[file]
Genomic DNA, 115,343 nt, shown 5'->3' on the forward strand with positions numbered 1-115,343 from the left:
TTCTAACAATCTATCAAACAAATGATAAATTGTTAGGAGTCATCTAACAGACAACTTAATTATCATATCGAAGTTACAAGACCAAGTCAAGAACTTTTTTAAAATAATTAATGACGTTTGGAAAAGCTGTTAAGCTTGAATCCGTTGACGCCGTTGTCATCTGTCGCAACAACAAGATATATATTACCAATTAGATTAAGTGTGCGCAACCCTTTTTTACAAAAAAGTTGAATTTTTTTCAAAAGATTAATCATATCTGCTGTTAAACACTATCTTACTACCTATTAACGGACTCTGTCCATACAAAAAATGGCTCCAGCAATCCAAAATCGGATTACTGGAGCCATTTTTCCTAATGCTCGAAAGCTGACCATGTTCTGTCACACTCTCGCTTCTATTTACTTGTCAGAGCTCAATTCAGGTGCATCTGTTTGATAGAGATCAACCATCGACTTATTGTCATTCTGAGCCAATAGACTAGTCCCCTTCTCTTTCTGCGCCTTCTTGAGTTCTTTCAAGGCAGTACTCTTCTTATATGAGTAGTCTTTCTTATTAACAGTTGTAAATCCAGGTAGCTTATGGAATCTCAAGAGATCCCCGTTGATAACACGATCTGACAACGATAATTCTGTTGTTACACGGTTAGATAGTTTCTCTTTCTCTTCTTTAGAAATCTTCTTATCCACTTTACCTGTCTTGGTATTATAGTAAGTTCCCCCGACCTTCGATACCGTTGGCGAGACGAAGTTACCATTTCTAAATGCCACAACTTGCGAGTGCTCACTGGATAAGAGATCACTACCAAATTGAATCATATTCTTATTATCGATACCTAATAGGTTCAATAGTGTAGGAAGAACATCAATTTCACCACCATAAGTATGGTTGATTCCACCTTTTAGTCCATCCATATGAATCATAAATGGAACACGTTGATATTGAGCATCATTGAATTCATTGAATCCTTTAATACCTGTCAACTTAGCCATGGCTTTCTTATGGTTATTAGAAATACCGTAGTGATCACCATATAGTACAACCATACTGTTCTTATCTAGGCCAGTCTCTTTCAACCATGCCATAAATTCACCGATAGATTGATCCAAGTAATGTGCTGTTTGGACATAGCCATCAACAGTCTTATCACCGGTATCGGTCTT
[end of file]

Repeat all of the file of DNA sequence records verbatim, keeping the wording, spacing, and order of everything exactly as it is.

Genomic DNA, 115,343 nt, shown 5'->3' on the forward strand with positions numbered 1-115,343 from the left:
TTCTAACAATCTATCAAACAAATGATAAATTGTTAGGAGTCATCTAACAGACAACTTAATTATCATATCGAAGTTACAAGACCAAGTCAAGAACTTTTTTAAAATAATTAATGACGTTTGGAAAAGCTGTTAAGCTTGAATCCGTTGACGCCGTTGTCATCTGTCGCAACAACAAGATATATATTACCAATTAGATTAAGTGTGCGCAACCCTTTTTTACAAAAAAGTTGAATTTTTTTCAAAAGATTAATCATATCTGCTGTTAAACACTATCTTACTACCTATTAACGGACTCTGTCCATACAAAAAATGGCTCCAGCAATCCAAAATCGGATTACTGGAGCCATTTTTCCTAATGCTCGAAAGCTGACCATGTTCTGTCACACTCTCGCTTCTATTTACTTGTCAGAGCTCAATTCAGGTGCATCTGTTTGATAGAGATCAACCATCGACTTATTGTCATTCTGAGCCAATAGACTAGTCCCCTTCTCTTTCTGCGCCTTCTTGAGTTCTTTCAAGGCAGTACTCTTCTTATATGAGTAGTCTTTCTTATTAACAGTTGTAAATCCAGGTAGCTTATGGAATCTCAAGAGATCCCCGTTGATAACACGATCTGACAACGATAATTCTGTTGTTACACGGTTAGATAGTTTCTCTTTCTCTTCTTTAGAAATCTTCTTATCCACTTTACCTGTCTTGGTATTATAGTAAGTTCCCCCGACCTTCGATACCGTTGGCGAGACGAAGTTACCATTTCTAAATGCCACAACTTGCGAGTGCTCACTGGATAAGAGATCACTACCAAATTGAATCATATTCTTATTATCGATACCTAATAGGTTCAATAGTGTAGGAAGAACATCAATTTCACCACCATAAGTATGGTTGATTCCACCTTTTAGTCCATCCATATGAATCATAAATGGAACACGTTGATATTGAGCATCATTGAATTCATTGAATCCTTTAATACCTGTCAACTTAGCCATGGCTTTCTTATGGTTATTAGAAATACCGTAGTGATCACCATATAGTACAACCATACTGTTCTTATCTAGGCCAGTCTCTTTCAACCATGCCATAAATTCACCGATAGATTGATCCAAGTAATGTGCTGTTTGGACATAGCCATCAACAGTCTTATCACCGGTATCGGTCTT